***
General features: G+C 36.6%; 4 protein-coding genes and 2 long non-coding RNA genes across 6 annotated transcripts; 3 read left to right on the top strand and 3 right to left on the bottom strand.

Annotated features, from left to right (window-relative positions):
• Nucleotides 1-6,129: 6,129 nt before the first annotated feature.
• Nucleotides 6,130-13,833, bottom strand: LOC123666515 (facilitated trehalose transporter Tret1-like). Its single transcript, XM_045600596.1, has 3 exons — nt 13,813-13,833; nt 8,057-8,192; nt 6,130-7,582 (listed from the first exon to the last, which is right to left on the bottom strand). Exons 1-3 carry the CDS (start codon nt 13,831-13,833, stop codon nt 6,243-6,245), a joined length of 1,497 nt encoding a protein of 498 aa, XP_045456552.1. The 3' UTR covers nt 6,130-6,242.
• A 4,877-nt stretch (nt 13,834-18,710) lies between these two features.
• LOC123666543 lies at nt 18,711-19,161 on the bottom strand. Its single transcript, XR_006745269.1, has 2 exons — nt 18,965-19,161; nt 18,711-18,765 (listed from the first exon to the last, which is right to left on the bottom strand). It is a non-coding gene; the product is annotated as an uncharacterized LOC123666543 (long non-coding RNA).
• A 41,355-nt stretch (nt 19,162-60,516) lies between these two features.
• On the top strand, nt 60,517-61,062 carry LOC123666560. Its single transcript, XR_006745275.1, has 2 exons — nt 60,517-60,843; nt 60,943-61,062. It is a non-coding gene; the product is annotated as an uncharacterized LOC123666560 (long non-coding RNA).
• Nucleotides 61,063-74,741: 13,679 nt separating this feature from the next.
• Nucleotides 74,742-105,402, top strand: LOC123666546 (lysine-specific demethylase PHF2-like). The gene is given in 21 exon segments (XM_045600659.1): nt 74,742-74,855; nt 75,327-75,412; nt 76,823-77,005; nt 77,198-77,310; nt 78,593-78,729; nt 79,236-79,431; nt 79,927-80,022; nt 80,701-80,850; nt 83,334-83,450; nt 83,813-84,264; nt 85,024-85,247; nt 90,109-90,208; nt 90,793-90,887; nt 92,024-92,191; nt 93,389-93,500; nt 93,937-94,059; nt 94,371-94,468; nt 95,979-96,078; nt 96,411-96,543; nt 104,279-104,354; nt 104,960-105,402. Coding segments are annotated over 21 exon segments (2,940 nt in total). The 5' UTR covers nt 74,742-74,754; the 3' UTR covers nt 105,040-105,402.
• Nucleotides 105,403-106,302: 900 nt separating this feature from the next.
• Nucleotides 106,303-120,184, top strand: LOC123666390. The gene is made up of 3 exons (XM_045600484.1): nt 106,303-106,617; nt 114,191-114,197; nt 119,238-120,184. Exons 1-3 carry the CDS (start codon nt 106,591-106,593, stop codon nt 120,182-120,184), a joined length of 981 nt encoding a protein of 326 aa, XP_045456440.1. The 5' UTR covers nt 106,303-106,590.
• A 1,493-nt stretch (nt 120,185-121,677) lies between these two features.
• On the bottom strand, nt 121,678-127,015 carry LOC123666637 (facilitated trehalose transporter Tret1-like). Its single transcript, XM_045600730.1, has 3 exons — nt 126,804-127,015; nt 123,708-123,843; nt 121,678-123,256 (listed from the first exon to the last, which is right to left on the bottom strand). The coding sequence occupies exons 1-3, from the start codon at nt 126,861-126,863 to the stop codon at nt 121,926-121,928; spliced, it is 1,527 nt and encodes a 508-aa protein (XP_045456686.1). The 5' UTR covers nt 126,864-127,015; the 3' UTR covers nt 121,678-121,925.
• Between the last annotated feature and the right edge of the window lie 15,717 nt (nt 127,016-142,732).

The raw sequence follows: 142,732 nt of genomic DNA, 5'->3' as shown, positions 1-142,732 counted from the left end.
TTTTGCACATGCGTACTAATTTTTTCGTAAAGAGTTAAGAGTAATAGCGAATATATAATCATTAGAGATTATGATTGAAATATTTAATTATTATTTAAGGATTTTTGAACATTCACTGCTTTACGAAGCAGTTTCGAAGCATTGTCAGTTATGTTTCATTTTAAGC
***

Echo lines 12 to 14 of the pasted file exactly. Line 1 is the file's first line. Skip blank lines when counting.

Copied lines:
• Nucleotides 106,303-120,184, top strand: LOC123666390. The gene is made up of 3 exons (XM_045600484.1): nt 106,303-106,617; nt 114,191-114,197; nt 119,238-120,184. Exons 1-3 carry the CDS (start codon nt 106,591-106,593, stop codon nt 120,182-120,184), a joined length of 981 nt encoding a protein of 326 aa, XP_045456440.1. The 5' UTR covers nt 106,303-106,590.
• A 1,493-nt stretch (nt 120,185-121,677) lies between these two features.
• On the bottom strand, nt 121,678-127,015 carry LOC123666637 (facilitated trehalose transporter Tret1-like). Its single transcript, XM_045600730.1, has 3 exons — nt 126,804-127,015; nt 123,708-123,843; nt 121,678-123,256 (listed from the first exon to the last, which is right to left on the bottom strand). The coding sequence occupies exons 1-3, from the start codon at nt 126,861-126,863 to the stop codon at nt 121,926-121,928; spliced, it is 1,527 nt and encodes a 508-aa protein (XP_045456686.1). The 5' UTR covers nt 126,864-127,015; the 3' UTR covers nt 121,678-121,925.